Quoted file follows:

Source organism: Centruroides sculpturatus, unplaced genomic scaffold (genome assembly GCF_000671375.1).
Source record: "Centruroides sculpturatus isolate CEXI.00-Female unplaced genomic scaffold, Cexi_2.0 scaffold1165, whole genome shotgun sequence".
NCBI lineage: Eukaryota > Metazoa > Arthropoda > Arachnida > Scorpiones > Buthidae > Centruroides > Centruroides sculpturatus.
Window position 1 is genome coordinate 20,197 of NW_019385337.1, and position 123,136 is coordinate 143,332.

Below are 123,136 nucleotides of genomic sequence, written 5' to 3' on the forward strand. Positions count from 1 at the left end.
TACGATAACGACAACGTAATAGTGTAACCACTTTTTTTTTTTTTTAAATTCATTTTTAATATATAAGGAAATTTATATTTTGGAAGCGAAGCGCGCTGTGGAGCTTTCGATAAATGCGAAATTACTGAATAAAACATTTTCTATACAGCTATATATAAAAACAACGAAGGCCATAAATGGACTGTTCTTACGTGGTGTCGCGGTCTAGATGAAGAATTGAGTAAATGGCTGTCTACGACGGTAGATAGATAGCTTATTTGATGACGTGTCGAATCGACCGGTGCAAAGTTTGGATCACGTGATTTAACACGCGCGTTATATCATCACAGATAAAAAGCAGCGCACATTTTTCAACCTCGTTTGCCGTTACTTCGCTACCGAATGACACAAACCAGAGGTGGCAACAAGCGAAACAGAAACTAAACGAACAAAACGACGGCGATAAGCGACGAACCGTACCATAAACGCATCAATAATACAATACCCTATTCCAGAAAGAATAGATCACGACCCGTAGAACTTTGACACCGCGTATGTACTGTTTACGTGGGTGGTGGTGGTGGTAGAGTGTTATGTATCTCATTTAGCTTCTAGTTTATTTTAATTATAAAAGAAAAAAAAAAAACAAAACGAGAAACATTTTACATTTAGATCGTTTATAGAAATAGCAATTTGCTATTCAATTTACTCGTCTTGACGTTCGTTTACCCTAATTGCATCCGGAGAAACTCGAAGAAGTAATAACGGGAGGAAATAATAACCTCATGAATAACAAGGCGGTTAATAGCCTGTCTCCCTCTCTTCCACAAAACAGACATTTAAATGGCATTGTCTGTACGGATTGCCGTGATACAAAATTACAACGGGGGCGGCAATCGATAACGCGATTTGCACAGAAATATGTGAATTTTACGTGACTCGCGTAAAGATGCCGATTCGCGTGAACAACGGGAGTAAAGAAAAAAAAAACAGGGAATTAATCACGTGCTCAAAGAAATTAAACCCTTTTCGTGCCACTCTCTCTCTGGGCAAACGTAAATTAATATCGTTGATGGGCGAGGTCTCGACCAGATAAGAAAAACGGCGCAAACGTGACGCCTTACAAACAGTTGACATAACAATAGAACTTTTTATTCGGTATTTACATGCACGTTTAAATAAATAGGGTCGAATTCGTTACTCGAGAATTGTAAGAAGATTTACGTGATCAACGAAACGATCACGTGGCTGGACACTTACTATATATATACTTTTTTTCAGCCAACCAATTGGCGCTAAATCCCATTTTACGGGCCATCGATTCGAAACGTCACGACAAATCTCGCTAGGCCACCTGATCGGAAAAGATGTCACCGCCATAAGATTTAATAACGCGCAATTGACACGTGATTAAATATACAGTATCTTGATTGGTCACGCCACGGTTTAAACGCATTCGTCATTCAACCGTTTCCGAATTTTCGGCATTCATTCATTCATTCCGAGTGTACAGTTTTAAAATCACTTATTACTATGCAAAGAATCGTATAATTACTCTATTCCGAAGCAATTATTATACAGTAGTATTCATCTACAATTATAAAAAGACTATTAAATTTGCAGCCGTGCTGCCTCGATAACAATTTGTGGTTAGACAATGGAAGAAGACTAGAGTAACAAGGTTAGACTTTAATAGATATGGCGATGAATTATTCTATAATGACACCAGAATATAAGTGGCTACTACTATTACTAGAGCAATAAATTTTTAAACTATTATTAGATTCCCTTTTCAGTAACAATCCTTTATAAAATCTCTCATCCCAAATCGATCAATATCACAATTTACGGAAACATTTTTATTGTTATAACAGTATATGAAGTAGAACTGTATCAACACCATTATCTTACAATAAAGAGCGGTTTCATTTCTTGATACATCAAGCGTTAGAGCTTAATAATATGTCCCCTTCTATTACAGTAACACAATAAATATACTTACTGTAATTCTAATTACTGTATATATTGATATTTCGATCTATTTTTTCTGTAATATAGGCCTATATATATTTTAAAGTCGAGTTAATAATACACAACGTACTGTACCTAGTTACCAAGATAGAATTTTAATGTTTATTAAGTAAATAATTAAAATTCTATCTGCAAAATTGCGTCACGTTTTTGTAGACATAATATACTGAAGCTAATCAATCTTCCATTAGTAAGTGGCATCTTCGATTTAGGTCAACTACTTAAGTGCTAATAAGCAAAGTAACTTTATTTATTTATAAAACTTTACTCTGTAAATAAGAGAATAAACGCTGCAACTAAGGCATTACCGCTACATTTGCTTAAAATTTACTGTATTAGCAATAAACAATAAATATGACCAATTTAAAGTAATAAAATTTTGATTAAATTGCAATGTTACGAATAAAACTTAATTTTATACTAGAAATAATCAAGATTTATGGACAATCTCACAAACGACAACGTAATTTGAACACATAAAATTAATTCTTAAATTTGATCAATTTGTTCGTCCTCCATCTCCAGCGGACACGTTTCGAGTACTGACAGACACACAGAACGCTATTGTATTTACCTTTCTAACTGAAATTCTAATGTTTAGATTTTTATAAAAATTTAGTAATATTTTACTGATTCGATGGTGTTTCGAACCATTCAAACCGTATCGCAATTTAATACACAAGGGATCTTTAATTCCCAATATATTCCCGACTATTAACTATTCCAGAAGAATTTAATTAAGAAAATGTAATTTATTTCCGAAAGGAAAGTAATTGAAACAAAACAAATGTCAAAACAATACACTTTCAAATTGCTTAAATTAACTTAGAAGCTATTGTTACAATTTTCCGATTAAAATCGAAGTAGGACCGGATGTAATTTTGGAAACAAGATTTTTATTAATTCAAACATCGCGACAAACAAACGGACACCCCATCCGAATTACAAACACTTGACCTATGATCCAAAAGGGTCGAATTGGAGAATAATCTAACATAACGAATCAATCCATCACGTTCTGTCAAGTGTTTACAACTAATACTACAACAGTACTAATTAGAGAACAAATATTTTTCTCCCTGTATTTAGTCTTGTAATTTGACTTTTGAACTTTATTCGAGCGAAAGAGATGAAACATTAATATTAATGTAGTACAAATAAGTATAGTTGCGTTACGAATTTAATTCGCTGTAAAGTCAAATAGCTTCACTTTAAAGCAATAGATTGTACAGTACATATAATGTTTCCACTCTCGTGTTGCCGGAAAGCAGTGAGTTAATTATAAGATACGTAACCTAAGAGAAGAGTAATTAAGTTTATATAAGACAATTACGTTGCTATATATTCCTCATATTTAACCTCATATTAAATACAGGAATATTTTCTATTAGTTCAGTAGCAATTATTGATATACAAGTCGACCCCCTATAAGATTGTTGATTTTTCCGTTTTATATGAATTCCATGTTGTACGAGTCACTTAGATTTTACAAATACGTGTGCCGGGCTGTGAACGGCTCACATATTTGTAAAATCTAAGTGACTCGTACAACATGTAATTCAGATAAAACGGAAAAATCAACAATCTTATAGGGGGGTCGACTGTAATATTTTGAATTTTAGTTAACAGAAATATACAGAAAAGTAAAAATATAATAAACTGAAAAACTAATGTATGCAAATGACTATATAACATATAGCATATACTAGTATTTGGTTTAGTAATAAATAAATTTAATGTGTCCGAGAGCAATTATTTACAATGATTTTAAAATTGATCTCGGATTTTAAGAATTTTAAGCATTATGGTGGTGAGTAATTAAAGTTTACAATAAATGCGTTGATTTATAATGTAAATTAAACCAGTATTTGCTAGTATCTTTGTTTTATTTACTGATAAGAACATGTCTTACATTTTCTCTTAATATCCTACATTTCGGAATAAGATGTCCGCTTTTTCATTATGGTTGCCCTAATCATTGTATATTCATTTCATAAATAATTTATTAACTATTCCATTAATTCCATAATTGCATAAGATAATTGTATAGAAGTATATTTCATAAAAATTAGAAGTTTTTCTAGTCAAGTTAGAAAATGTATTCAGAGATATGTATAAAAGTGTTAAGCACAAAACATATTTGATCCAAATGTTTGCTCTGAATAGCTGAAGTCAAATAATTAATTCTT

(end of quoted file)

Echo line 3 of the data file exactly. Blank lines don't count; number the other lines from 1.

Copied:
NCBI lineage: Eukaryota > Metazoa > Arthropoda > Arachnida > Scorpiones > Buthidae > Centruroides > Centruroides sculpturatus.